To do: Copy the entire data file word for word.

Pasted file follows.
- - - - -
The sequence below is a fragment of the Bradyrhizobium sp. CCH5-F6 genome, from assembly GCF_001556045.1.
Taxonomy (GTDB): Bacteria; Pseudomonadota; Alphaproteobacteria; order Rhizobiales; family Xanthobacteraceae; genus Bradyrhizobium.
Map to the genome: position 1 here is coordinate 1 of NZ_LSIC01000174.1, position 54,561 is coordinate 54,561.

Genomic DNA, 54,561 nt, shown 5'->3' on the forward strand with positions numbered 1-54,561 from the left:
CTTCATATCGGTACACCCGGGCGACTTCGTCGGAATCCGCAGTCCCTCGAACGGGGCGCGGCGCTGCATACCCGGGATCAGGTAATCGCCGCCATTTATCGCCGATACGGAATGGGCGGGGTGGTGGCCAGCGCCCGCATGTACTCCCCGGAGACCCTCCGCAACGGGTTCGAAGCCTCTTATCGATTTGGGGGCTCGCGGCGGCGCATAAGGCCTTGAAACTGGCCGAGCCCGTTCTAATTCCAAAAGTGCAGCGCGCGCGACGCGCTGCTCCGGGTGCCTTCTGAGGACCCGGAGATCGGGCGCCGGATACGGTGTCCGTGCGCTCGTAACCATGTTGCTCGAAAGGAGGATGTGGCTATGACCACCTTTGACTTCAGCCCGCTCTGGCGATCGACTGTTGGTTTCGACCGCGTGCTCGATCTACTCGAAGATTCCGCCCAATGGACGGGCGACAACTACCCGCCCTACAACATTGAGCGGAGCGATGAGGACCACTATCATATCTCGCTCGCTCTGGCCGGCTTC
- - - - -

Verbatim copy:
The sequence below is a fragment of the Bradyrhizobium sp. CCH5-F6 genome, from assembly GCF_001556045.1.
Taxonomy (GTDB): Bacteria; Pseudomonadota; Alphaproteobacteria; order Rhizobiales; family Xanthobacteraceae; genus Bradyrhizobium.
Map to the genome: position 1 here is coordinate 1 of NZ_LSIC01000174.1, position 54,561 is coordinate 54,561.

Genomic DNA, 54,561 nt, shown 5'->3' on the forward strand with positions numbered 1-54,561 from the left:
CTTCATATCGGTACACCCGGGCGACTTCGTCGGAATCCGCAGTCCCTCGAACGGGGCGCGGCGCTGCATACCCGGGATCAGGTAATCGCCGCCATTTATCGCCGATACGGAATGGGCGGGGTGGTGGCCAGCGCCCGCATGTACTCCCCGGAGACCCTCCGCAACGGGTTCGAAGCCTCTTATCGATTTGGGGGCTCGCGGCGGCGCATAAGGCCTTGAAACTGGCCGAGCCCGTTCTAATTCCAAAAGTGCAGCGCGCGCGACGCGCTGCTCCGGGTGCCTTCTGAGGACCCGGAGATCGGGCGCCGGATACGGTGTCCGTGCGCTCGTAACCATGTTGCTCGAAAGGAGGATGTGGCTATGACCACCTTTGACTTCAGCCCGCTCTGGCGATCGACTGTTGGTTTCGACCGCGTGCTCGATCTACTCGAAGATTCCGCCCAATGGACGGGCGACAACTACCCGCCCTACAACATTGAGCGGAGCGATGAGGACCACTATCATATCTCGCTCGCTCTGGCCGGCTTC